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Memorial Record of Western Kentucky, Volume I and Volume II, Lewis Publishing Company, 1904, pp. 142-144. McCracken Co.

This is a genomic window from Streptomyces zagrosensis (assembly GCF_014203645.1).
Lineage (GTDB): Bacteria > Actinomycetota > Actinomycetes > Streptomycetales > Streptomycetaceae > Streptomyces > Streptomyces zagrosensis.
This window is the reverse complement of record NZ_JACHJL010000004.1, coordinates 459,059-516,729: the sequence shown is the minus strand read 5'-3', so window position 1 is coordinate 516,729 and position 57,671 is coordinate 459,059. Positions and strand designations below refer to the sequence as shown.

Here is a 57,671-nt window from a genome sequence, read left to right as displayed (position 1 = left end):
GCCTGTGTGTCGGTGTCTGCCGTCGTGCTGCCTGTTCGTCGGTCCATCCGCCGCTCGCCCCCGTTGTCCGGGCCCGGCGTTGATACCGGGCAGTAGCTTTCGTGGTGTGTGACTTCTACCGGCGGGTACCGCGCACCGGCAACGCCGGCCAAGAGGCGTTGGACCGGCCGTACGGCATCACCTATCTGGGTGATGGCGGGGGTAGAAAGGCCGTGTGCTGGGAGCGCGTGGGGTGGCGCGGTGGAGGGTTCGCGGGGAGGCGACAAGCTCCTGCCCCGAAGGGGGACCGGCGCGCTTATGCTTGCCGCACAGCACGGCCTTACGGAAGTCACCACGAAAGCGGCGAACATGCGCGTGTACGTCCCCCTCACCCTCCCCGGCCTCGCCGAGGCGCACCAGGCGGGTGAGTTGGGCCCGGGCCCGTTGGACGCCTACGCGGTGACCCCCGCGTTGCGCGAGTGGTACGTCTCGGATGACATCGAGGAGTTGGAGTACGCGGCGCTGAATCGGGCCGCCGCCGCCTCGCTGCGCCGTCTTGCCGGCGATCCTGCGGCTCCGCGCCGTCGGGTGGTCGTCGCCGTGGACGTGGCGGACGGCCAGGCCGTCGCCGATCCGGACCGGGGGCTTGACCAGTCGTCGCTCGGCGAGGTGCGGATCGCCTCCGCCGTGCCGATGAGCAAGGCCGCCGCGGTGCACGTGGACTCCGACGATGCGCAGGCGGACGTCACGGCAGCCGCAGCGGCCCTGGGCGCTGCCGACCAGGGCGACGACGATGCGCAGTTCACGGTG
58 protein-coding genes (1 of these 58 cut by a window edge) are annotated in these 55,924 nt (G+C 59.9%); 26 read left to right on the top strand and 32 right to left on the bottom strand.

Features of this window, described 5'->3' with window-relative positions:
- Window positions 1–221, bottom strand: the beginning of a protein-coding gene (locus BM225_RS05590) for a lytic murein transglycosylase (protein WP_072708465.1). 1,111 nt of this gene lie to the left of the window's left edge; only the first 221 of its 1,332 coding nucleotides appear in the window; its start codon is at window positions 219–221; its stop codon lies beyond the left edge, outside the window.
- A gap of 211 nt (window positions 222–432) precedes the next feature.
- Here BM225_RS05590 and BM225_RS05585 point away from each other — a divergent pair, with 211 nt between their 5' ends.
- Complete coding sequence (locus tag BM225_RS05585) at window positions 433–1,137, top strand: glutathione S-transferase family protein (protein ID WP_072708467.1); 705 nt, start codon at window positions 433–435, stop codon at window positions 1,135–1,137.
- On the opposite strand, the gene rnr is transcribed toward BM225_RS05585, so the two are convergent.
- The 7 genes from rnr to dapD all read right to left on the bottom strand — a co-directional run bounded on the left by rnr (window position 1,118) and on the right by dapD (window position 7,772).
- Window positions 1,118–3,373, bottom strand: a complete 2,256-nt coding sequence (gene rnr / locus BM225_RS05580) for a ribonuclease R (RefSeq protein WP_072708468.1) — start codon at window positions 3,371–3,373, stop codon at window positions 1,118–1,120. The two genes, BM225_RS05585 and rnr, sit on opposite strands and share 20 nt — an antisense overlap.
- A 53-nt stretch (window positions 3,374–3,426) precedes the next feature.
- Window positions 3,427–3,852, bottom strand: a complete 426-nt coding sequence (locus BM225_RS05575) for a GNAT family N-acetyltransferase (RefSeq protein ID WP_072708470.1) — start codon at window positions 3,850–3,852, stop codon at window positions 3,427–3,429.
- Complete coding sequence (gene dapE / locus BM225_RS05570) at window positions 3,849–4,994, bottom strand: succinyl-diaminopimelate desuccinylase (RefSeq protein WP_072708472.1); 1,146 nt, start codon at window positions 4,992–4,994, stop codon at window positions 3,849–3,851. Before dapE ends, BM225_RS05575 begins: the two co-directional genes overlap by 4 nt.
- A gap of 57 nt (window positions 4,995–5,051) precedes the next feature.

DR. JOSEPH W. THOMPSON Dr. Joseph W. Thompson, deceased, was for years a leading physician and surgeon of the city of Paducah, where he was esteemed for his professional knowledge and skill and beloved for his many sterling traits of character as a man. He was born in Graves county, Kentucky, June 27, 1838, and was descended from one of the oldest and most highly respected families of the Jackson Purchase. His grandfather, Moses Thompson, settled in Graves county about 1825, and was one of the first associate judges appointed to preside over the courts of that district. He was a farmer by occupation, but a man of more than ordinary mental ability for his day. He died in Ballard county, Kentucky, at the home of his son, Augustus Thompson, in 1844. He was the father of twelve children, including eleven sons, who inherited not only the mental strength of their father, but the native energy of their mother, who is said to have been a remarkable woman for the day in which she lived. She was one of the founders of the Christian church in western Kentucky, and was noted for possessing a degree of refinement and lady-like culture rarely seen among people of the new country. Of their sons, Augustus was born in Butler county, Kentucky, in 1815, and removed with the family to Graves county, where in early life, he began the practice of medicine, having prepared himself for the profession in the Cincinnati Medical College. He married, in 1837, Miss Susan M. Grundy, and reared three sons, of whom the subject of this sketch was the eldest. He died in the prime of life of cholera in the latter part of June, 1849. His wife, who was born in 1817, died in Ballard county in February, 1869. A biography of her youngest son, George C. Thompson, appears elsewhere in these volumes. Dr. Joseph W. Thompson was principally reared on the farm and in Ballard county. He received a fair literary education, and at the age of eighteen years began the study of medicine under Dr. G. Stovall, of Ballard county, and in 1857 entered the Medical College of Nashville, Tennessee, whence, in 1858, he went to the medical department of the University of Pennsylvania, where he was graduated in March of 1859. He then located in Ballard county, where he successfully practiced till 1861, when he entered the Confederate army as surgeon of the Third Kentucky Regiment. In this capacity he served for two years, and was afterward placed in charge of Forrest's Hospital, at Lauderdale Springs, Mississippi, remaining there two years and until the close of the war. Immediately after the close of hostilities Dr. Thompson located in Paducah, where he continued to reside and to practice medicine till he passed away in death. He rose to a front rank in his profession; was a member of the Medical and Surgical Society of Paducah, of the Southwestern Kentucky Medical Society, of the Kentucky State Medical Association and the American Medical Association, and was also a Mason and a member of the Ancient Order of United Workmen. February 17, 1867, Dr. Thompson married Miss Victoria H. O'Brien, a native of North Carolina. She is still living in Paducah. In the death of Dr. Thompson there passed away a beloved physician, a good citizen and one whom everyone who knew him highly respected.